Improving the Performance of Earthquake Detection in New Zealand with Wavelets & Ambient Noise Models

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dc.contributor.advisor Unsworth, C en
dc.contributor.advisor Geldhill, K en Jafarzadeh Rastin, Sepideh en 2015-11-29T19:33:08Z en 2015 en
dc.identifier.citation 2015 en
dc.identifier.uri en
dc.description.abstract More than 14000 local and regional earthquakes are catalogued automatically using the New Zealand GeoNet facilities each year. Thus, improving the quality and accuracy of automatic estimations of event locations and magnitudes are crucial for reducing the amount of manual analyses required to refine the automatic solutions. The motivation of this research is to evaluate and improve the current GeoNet automatic signal processing methods that are applied to the recordings of the New Zealand Seismograph Network (NZSN). The thesis presented addresses issues along this theme making three main scientific contributions. The first scientific contribution is using the Mode Low Noise Models (MLNM) to represent the ambient noise for the NZSN of the North Island by analysis recordings five years (2005– 2009). The MLNMs are used to evaluate sensor functionality, installation quality and to characterize ambient noise at each seismographic station. The NZSN long-term noise baselines can be used to prioritize the maintenance issues and to estimate earthquake detection capability. The second scientific contribution is the development and validation of an accurate method to evaluate the performance of the GeoNet pickers using real and synthetic seismograms of Matata earthquakes that occurred in 2008. We quantify the effect of radiation pattern and noise on the pickers’ performance which allows us to identify optimized locations for the seismographic stations and to provide efficient seismic signal processing schemes. The final contribution of the thesis is in the area of Wavelet Scale Thresholding (WST). We demonstrate when a suitably designed WST scheme is substituted for the current filtering scheme, enhancements in detection, accuracy and quality of automatic P-phase onsets can be achieved. We also investigate how the P‐phase picker’s performance behaves both spatially and temporally using 6471 waveforms from 3312 Matata earthquakes for a 4-year period (2007-2010). We demonstrate that WST provides superior time-frequency localization improving the detection capability and noise-signal modeling quality for 45% of the waveforms. It is hoped that the findings disseminated in this thesis will be of benefit to future researchers in the development of the NZSN and advanced signal processing implementations which improve the efficiency of the current GeoNet facility. en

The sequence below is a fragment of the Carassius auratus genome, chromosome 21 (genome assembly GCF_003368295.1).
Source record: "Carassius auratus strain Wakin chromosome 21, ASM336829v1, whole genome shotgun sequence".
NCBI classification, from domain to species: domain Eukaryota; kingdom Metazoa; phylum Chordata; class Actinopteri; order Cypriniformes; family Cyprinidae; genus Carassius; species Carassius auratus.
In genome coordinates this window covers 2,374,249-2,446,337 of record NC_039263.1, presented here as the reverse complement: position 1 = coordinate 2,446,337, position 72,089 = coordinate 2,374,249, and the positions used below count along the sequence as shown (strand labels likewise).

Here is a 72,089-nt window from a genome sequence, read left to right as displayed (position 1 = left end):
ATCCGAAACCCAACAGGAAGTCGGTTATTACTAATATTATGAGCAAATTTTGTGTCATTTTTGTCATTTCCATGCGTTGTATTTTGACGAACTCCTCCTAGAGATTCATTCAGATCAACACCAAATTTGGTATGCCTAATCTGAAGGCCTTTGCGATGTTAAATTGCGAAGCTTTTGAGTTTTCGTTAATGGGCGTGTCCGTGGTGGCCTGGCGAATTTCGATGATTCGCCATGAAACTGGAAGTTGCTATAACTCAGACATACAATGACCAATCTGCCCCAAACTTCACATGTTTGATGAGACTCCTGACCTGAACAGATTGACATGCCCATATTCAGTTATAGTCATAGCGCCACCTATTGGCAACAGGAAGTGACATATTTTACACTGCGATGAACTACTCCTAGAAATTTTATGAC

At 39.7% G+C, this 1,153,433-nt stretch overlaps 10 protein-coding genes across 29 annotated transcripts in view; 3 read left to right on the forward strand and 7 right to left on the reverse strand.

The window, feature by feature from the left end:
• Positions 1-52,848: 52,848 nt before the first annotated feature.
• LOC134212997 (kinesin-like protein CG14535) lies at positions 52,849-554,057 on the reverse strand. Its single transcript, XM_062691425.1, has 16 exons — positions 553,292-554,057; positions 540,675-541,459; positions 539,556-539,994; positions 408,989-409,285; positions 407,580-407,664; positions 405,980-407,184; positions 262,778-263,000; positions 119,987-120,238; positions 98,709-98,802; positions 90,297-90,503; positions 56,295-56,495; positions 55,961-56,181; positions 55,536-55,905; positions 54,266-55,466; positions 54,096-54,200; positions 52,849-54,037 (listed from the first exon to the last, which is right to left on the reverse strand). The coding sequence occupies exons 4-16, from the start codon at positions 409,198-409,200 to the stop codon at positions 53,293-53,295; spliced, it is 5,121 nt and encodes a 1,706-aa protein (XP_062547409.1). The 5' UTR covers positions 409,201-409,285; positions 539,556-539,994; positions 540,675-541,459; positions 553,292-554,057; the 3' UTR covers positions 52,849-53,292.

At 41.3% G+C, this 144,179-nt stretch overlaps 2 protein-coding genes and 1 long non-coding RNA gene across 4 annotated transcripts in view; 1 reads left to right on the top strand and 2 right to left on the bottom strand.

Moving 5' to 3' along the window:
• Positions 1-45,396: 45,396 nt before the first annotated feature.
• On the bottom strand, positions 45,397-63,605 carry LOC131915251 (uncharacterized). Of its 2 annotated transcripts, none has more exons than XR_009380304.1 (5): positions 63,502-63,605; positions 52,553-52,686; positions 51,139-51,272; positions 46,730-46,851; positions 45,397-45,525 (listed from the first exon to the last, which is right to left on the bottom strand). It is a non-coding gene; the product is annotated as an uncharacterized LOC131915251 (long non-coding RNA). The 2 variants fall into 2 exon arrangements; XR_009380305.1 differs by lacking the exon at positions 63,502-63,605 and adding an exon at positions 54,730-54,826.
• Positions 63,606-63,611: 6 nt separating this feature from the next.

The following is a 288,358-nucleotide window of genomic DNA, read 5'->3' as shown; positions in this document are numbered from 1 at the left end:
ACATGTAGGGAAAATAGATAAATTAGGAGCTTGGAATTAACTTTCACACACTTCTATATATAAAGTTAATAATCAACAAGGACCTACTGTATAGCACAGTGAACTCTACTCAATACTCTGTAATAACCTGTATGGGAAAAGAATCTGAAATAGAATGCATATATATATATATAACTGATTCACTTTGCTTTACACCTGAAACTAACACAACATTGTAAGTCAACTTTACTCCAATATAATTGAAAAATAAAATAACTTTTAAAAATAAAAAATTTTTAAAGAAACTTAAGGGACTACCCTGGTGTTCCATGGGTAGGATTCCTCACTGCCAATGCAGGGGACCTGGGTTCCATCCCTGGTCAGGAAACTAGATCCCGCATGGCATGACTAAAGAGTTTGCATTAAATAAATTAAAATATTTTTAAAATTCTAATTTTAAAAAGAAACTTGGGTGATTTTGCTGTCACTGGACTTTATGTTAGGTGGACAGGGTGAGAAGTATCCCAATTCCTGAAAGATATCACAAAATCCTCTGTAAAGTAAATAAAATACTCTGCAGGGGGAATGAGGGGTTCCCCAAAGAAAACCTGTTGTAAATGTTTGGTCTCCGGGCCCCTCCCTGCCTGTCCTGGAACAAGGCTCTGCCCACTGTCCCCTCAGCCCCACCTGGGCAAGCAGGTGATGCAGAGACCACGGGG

dc.publisher ResearchSpace@Auckland en
dc.relation.ispartof PhD Thesis - University of Auckland en
dc.relation.isreferencedby UoA99264835207702091 en
dc.rights Items in ResearchSpace are protected by copyright, with all rights reserved, unless otherwise indicated. Previously published items are made available in accordance with the copyright policy of the publisher. en
dc.rights.uri en
dc.rights.uri en
dc.title Improving the Performance of Earthquake Detection in New Zealand with Wavelets & Ambient Noise Models en
dc.type Thesis en Engineering Science en The University of Auckland en Doctoral en PhD en
dc.rights.holder Copyright: The Author en
dc.rights.accessrights en
pubs.elements-id 507656 en
pubs.record-created-at-source-date 2015-11-30 en

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